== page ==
In that hypothetical situation, you have an overunity device, because some power must be dissipated in the DUT. There are several methods to arrive at total power dissipated by the DUT, not including load resistor.
Can you guess how this can be done using the same test setup with a slight re-arrangement?
I designed this test strictly for black box devices as a first cut trial. Most DUT's will be quickly vetted as underunity and not require more time be spent. I'm sure this will occur with this rather poorly designed blocking oscillator.
The black box itself is exactly that, a small enclosure that will contain the circuit and allow input / output connections.
I chose the open air, resistor with taped thermocouple because it is quick responding and has fairly linear losses to air compared to the insulated water bath technique, which is more of a power integration method.
I prefer the simplicity of the open-air method of ION, especially for a quick test. But the water-bath method of MH is rather good -- I may have access to a precision calorimeter at the university... that would be fun. Note below, though -- the output power is small... for this prototype.
Thanks for posting the photo, MH. Your questions:
For starters I think it would be prudent if PhysicsProf checked with Lawrence to find out what the claimed COP is for "Prototype A." This device consists of a series of components. So the other piece of information that PhysicsProf would need to get from Lawrence is precisely which components constitute the "output." Note that there are two LEDs, some resistors, etc. If PhysicsProf could get those two questions answered by Lawrence and then post his reply in this thread, then we have a basis for doing a thermal evaluation of the energy in and energy out of this device.
I think Lawrence posted the results on the OU forum, but anyway I have this from him:
The output is between the bottom two copper wires in the photo (he numbers them 5 and 6), connecting to the output coil. I checked -- there is no direct coupling between this coil and the other wires in the prototype. The components on the output, starting at the bottom in the photo, are: 10 ohm resistor, 100 ohm resistor, and LED.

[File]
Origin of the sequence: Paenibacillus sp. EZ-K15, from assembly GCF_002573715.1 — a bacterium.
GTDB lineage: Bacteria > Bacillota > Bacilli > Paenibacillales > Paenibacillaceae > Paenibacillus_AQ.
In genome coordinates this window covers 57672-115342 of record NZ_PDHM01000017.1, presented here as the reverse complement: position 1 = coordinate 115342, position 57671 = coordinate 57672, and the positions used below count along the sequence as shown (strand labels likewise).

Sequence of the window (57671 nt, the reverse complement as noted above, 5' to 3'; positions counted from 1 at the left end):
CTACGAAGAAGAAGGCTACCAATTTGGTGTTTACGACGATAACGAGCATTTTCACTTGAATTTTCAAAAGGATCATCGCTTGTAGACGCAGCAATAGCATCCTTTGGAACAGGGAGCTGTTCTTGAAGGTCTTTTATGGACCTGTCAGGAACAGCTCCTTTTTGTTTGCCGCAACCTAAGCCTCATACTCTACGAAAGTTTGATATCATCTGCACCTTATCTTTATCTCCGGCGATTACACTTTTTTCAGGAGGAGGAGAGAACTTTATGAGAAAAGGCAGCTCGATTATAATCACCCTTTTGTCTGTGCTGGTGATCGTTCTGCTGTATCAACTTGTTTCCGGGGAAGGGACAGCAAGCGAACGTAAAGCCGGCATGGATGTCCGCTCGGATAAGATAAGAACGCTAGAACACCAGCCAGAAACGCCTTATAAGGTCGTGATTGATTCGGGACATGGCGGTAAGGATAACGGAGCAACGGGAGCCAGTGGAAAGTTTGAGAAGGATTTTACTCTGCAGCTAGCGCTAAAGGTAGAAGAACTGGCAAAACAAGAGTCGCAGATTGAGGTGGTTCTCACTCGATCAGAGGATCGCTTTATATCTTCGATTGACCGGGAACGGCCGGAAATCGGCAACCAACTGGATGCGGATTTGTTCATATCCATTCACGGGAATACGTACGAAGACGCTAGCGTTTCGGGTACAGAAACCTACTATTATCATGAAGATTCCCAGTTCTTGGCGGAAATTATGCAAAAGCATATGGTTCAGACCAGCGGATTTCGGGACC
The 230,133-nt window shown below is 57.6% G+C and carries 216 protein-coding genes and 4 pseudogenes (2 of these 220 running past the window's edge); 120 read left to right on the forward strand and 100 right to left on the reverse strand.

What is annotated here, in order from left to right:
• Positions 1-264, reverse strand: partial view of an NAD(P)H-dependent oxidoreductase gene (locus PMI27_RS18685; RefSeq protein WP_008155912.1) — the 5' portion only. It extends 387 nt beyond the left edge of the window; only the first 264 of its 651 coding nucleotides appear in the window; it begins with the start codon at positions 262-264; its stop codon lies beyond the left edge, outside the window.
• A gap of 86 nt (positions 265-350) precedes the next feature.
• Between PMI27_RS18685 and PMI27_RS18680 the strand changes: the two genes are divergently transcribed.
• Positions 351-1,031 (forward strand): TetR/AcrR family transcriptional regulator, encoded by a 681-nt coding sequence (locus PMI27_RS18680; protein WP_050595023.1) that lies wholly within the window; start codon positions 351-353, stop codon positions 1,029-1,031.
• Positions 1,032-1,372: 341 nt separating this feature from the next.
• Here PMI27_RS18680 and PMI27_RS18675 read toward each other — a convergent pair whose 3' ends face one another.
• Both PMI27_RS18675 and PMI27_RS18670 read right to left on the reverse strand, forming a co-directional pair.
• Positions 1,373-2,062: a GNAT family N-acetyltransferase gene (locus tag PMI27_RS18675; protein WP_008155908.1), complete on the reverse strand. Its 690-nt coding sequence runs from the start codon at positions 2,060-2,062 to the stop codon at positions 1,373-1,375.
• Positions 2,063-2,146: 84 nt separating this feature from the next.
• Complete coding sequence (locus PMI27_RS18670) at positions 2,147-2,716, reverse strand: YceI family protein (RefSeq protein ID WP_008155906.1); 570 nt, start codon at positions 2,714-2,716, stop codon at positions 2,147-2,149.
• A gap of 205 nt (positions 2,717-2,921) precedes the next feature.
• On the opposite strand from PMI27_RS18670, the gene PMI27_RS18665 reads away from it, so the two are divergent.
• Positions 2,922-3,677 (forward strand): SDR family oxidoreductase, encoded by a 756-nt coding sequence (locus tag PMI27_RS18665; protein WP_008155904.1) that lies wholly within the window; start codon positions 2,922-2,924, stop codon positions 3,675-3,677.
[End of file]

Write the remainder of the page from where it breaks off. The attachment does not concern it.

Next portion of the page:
The claimed COP -- is done two ways by him, peak-to-peak (PP) and RMS. He measures the voltage output of the battery and the voltage drop (using an oscilloscope, as the DC is pulsed) across the 1.o-ohm resistor (connected to the black lead from the battery), both PP and RMS.
Then he measures the voltage across the output leads (5 and 6, described above) and to get the current, the voltage drop across the 10 ohm resistor (bottom of photo).
OK -- Input power PP is 0.117 W, RMS is 0.0023 W.
Output power PP is 0.37 W, RMS is 0.023 W.
Thus he calculates COP to be 3.2 = 0.37/0.117 from PP measurements, and from the RMS measurements, 10 = 0.023/0.0023.
As I said above, I don't like the multiplying of V*I when the voltage trace is so non-uniform, nothing like sinusoidal. And Lawrence intrinsically admits such when he says "the more accurate value from the integration of the power curves should be used." So let's be fair on that point.
Later, in a 20 Dec 2010 posting at OU, he says, "in the Workshop at Hong Kong University on Oct 9, 2010, ..one student, Felix, produced a prototype with COP > 280."
Probably calculated in a crude way, but that is not stated.
Hope that helps MH-- you see the output power is very small with this prototype A, would not warm water very fast at all.